Video Liberia's Almost Last Ebola Patient Grateful but Still Grieving

Beatrice Yardolo tells VOA that despite her fame, life is still a struggle as she waits for government's promise of support to arrive More

Video Cambodian Land Grabs Threaten Traditional Communities

At least seven different indigenous groups in Ratanakiri depend mainly on forest products for their survival, say they face loss of their land, traditional way of life More

This forum has been closed.
Comment Sorting
Comments
     
by: Friend
March 19, 2013 11:37 PM
We should join hands and override the CCP regime.

Featured Videos

Your JavaScript is turned off or you have an old version of Adobe's Flash Player. Get the latest Flash player.
Liberia's Almost Last Ebola Patient Grateful but Still Grievingi
X
Benno Muchler
March 26, 2015 3:41 PM
Beatrice Yardolo was to make history as Liberia’s last Ebola patient. Liberians recently started counting down 42 days, the period that has to go by without a single new infection until the World Health Organization can declare a country Ebola-free. That countdown stopped on March 20 when there was another new case of Ebola, making Yardolo’s story a reminder that Ebola is far from over. Benno Muchler reports from Monrovia.
Video

Video Liberia's Almost Last Ebola Patient Grateful but Still Grieving

Beatrice Yardolo was to make history as Liberia’s last Ebola patient. Liberians recently started counting down 42 days, the period that has to go by without a single new infection until the World Health Organization can declare a country Ebola-free. That countdown stopped on March 20 when there was another new case of Ebola, making Yardolo’s story a reminder that Ebola is far from over. Benno Muchler reports from Monrovia.
Video

Video Cambodian Land Grabs Threaten Traditional Communities

Indigenous communities in Cambodia's Ratanakiri province say the government’s economic land concession policy is taking away their land and traditional way of life, making many fear that their identity will soon be lost. Local authorities, though, have denied this is the case. VOA's Say Mony went to investigate and filed this report, narrated by Colin Lovett.
Video

Video US, South Korea Conduct Joint Military Exercises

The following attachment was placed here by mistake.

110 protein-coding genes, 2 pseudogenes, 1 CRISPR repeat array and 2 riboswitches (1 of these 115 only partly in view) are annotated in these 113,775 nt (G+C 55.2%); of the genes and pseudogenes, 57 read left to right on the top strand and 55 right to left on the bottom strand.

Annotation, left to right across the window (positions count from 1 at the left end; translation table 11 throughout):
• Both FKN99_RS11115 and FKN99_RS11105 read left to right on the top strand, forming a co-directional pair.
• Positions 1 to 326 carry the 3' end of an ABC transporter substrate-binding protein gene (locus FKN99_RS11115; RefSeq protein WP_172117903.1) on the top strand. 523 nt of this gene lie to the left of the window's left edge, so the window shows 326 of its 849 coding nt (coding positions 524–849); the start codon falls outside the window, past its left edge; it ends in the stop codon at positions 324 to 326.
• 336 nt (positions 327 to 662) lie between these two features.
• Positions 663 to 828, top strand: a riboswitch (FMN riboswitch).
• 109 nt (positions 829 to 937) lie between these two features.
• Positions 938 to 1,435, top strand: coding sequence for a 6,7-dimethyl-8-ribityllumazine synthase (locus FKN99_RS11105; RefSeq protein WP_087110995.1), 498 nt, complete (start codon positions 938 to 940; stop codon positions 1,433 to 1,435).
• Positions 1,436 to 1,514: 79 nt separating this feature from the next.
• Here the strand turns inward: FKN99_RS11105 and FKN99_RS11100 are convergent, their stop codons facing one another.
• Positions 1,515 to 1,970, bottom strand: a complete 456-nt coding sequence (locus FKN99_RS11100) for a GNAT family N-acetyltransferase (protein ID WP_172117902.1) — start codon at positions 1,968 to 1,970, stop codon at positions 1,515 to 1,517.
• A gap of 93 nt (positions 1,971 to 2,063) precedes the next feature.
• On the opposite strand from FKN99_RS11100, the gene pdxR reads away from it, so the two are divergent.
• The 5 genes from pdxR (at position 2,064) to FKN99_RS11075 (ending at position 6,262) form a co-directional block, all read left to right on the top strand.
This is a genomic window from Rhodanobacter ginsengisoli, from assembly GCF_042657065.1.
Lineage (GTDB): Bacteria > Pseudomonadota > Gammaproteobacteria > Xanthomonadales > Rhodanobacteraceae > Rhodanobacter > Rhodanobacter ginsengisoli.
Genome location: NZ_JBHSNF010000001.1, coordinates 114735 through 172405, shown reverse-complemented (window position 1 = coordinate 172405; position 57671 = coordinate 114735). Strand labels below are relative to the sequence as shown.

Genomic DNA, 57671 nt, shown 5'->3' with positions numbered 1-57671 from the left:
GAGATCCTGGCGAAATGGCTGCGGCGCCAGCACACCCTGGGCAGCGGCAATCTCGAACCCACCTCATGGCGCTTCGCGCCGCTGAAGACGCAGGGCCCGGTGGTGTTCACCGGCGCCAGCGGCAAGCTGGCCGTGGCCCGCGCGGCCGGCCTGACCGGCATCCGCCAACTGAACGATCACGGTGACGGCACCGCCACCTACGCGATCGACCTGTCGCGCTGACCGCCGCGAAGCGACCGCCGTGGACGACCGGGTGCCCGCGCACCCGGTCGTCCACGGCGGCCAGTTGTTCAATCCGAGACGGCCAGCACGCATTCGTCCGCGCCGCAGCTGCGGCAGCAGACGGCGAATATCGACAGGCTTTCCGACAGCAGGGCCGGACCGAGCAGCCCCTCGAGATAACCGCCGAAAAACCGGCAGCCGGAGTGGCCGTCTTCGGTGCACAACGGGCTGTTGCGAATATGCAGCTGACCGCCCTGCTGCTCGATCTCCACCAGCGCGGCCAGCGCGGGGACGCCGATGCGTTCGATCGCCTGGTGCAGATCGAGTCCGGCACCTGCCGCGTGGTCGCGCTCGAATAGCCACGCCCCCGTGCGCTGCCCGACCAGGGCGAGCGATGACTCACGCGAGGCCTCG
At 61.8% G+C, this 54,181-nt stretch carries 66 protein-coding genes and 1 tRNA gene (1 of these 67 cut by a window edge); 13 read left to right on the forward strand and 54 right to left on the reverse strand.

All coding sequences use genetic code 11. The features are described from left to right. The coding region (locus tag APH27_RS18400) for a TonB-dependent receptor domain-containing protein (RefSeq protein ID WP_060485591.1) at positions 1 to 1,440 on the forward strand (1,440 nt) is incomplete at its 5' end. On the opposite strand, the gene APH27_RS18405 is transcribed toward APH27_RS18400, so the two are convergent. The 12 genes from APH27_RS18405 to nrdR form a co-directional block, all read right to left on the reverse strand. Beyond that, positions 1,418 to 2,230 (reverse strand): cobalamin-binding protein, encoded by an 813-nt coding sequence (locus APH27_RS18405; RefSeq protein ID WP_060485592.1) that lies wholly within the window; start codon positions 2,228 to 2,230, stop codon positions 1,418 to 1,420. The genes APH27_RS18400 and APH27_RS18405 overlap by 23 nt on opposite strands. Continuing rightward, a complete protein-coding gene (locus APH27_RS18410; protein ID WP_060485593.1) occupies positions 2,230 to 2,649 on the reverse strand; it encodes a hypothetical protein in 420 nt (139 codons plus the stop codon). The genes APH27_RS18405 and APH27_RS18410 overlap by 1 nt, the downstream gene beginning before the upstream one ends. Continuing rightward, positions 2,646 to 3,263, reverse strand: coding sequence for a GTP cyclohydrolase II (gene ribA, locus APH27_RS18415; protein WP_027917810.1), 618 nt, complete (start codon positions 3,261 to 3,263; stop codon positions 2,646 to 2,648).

The Eighth U.S. Army Division and the Eighth Republic of Korea Mechanized Infantry Division put on a well orchestrated show of force for the media this week during their joint military training exercises in South Korea. VOA’s Seoul correspondent Brian Padden was there and reports the soldiers were well disciplined both in conducting a complex live fire exercise and in staying on message with the press.
Video

Video Space Program Status Disappoints 'Last Man on the Moon'

One of the films that drew big crowds last week at the annual South by Southwest festival in Austin, Texas, tells the story of the last human being to stand on the moon, U.S. astronaut Eugene Cernan. It has been 42 years since Cernan returned from the moon and he laments that no one else has gone there since. VOA’s Greg Flakus reports.
Video

Video Young Filmmakers Shine Spotlight on Giving Back

A group of student filmmakers from across the United States joined President Barack Obama at the White House this month for the second annual White House Student Film Festival. Fifteen short films were officially selected from more than 1,500 entries by students aged 6 through 18. The filmmakers and their families then joined the president and a group of celebrities for a screening of their films. VOA’s Julie Taboh reports.
Video

Video VOA Exclusive: Interview with Afghan President Ashraf Ghani

Afghan President Ashraf Ghani, during his first visit as president to Washington, gave a one-on-one interview with VOA Afghan Service reporter Said Suleiman Ashna, about his request for a change in U.S. troop levels, the threat from the Islamic State, and repairing relations with the United States and Pakistan. The interview was held at Blair House, late Sunday, in Pashto.
Video

Video California Science Center Tells Story of Dead Sea Scrolls

The ancient manuscripts were uncovered in the mid-20th century, and they are still yielding clues about life and religious beliefs in ancient Israel. As VOA's Mike O'Sullivan reports, an exhibit in Los Angeles shows how modern science is bringing the history of these ancient documents to life.
Video

Video Angelina Jolie Takes Another Bold Step

Hollywood actress and filmmaker Angelina Jolie has revealed she had her ovaries and fallopian tubes removed to lower her odds of getting cancer. Doctors say the huge publicity over her decision will help raise awareness about the importance of cancer screening. VOA’s George Putic has more

All About America

Circumventing Censorship

An Internet Primer for Healthy Web Habits

As surveillance and censoring technologies advance, so, too, do new tools for your computer or mobile device that help protect your privacy and break through Internet censorship.
More